Top Tips for Fighting Depression

Depression affects one in ten of us, and one in five older people. Here’s our top tips for fighting depression…

Depression is more common than most people may realise, with one in ten people having lived with the condition and for older people it is as high as one in five.

It can effect any person, no matter what age, or background; it may also be hereditary and accompany another mental health condition such as bipolar disorder. Depression also varies on a spectrum from mild or moderate, to severe and clinical.

Depression can feel as though you are in a deep dark pit, sinking into oblivion with no hope to be seen. It’s very hard to help a person who is depressed to see any light at the end of the tunnel. It can stop you from enjoying anything in life, or feeling any emotion other than nothingness or numbness. Although everyone feels differently when depressed. Some people are unable to sleep for example, while others may want to sleep all of the time.

Our top tips for fighting depression may help, even just a little. The important thing to remember is to take things at your own pace and if you’re supporting a loved one with depression then try to be gently encouraging rather than critical. Always see your GP if you feel you may have any symptoms of depression.

Get through time with small goals

Taking things day by day is something you hear often, especially when grieving. It’s a very good piece of advice. With depression, it can feel difficult just making it from minute to minute. All of life is temporary, and everything is in cycles. Know that this feeling will not last forever and each minute that passes, you are closer to feeling better.

Setting small goals can help you to get through each day. Like making a cuppa every two hours, or making sure that you go for a short walk each day, or spend five minutes doing some breathing exercises, or listening to music. At first, choose goals you feel are easily achievable, working your way up.

Using Mindfulness

Mindfulness is a form of mediation that brings you back to the present moment. Often when we are depressed or anxious we are elsewhere; in the future, or in the past in our heads. We can become disconnected from our bodies.

Mindfulness means that you bring yourself back into this moment by becoming aware of your surroundings and your body, using your senses like smelling and hearing, breathing deeply, then focussing on each part of your body, from your toes to your head, acknowledging each part of you as you go.

The technique, called Mindfulness Meditation Body Scan, is deeply relaxing and connects mind with body again.

Exercise your way to happiness

Exercise helps your brain’s ability to create serotonin, that’s the chemical that keeps you happy. Physically active people recover from mild depression more quickly, and physical activity is strongly correlated with good mental health as people age.

When you are feeling in the depths of depression, you may feel that exercise is the last thing you want to do as depression can take away all motivation. Starting with a gentle walk can help, or some gentle yoga. Joining a yoga class or a walking group may also help, daunting as it may seem to socialise.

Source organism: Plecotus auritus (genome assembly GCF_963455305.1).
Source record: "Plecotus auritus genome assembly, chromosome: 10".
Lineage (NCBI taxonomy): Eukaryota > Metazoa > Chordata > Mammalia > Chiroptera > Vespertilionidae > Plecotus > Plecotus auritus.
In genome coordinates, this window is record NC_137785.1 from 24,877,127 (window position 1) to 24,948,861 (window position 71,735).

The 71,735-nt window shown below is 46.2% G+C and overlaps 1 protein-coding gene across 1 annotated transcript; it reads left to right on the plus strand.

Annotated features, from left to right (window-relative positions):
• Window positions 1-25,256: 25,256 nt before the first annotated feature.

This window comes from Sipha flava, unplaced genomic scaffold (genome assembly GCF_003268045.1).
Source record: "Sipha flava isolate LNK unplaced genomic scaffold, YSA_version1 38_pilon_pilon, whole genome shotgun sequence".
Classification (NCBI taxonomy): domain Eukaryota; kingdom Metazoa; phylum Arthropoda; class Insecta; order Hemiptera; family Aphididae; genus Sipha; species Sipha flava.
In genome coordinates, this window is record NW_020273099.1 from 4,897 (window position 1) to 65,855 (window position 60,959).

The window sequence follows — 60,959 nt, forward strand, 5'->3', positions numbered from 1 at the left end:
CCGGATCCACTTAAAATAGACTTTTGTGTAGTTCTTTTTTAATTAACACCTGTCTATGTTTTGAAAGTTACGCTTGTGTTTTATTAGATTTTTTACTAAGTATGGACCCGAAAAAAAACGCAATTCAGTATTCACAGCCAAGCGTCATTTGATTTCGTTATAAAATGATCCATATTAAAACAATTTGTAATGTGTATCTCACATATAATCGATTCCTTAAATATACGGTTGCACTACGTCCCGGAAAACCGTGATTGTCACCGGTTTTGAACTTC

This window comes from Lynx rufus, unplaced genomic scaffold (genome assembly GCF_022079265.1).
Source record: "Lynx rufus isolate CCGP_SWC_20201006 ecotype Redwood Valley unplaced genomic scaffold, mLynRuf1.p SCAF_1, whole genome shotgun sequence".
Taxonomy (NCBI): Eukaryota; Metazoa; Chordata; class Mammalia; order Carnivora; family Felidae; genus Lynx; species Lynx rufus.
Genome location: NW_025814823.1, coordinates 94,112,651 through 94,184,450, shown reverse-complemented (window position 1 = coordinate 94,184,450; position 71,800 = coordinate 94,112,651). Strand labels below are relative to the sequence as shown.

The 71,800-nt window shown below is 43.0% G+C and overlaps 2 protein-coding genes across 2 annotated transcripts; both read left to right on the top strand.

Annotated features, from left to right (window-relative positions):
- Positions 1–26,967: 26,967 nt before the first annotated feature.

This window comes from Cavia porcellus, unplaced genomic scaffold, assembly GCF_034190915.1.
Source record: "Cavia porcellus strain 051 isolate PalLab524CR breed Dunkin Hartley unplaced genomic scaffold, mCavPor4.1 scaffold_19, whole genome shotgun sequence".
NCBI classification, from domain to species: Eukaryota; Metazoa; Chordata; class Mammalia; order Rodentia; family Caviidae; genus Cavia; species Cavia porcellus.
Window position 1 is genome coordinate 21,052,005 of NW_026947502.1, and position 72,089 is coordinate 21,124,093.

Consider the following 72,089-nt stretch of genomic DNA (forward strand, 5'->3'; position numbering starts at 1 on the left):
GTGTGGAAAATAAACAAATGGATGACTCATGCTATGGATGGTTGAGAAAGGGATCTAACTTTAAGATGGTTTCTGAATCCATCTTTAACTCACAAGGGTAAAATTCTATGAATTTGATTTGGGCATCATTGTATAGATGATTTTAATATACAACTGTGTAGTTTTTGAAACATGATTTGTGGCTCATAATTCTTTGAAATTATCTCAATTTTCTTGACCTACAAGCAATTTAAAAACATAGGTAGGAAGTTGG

Socialising and talking with people

As mentioned, socialising may feel incredibly daunting, especially if your depression accompanies anxiety. However, the more we exclude ourselves and withdraw socially, the worse our depression can become.

Again, the key is to start really small. Maybe going for a cup of coffee in public with a friend or family member can help to keep a feeling of connection to the outside world.

Talk about how you feel to people who are close with you if you can. They may not understand but they will listen and it can help you to process some of how you feel.

Join specialist support groups

There is a lot of support these days and the internet has become a life saver for many people who find it difficult to meet new people, or get out into the community.

There are campaigns to help end the stigma of mental health, society is evolving and talking to those who understand can really help you. Feeling that you are not alone can sometimes help you towards your first steps of recovery.

Eating a balanced, healthy diet

Our diets are strongly linked to how we feel, what we consume can change the chemical balances in our bodies such as hormones, and affect our energy levels.

Some people turn to junk food and sugars when depressed and gain weight which can add to feelings of helplessness. It’s really important to keep a healthy diet, and this can be difficult if you use food for comfort. Try to limit sugary and high energy foods, replacing them for longer lasting energy such as nuts, fruit and oats.

Other people may go the opposite way and not want to eat at all. This can be just as dangerous for your health. Eating small amounts and often can help. Try some nuts, bananas and seedy bread for toast.

For both ends of the spectrum, it may help to involve a friend or family member who can help you with food as it can be difficult to manage yourself when you are depressed.


Vitamin D and Vitamin B complex can help with depression, try taking a daily supplement.


It’s always really important to stay hydrated, however with depression, it’s even more vital. Our brains need to function properly to keep us alive let alone happy. Water is linked fundamentally to our need for survival and a lack of water is a threat to your survival, so dehydration can cause your body to become anxious. So be sure to drink plenty of fluids.

Further support

Organisations that may be able to help you are:

Mental Health Helplines – NHS Choices

Mind – helps with advice about treatment, your rights, and support

Mental Health Foundation

Time to Change – campaigning to talk about mental health

Mindfulness for Mental Well Being – NHS Choices


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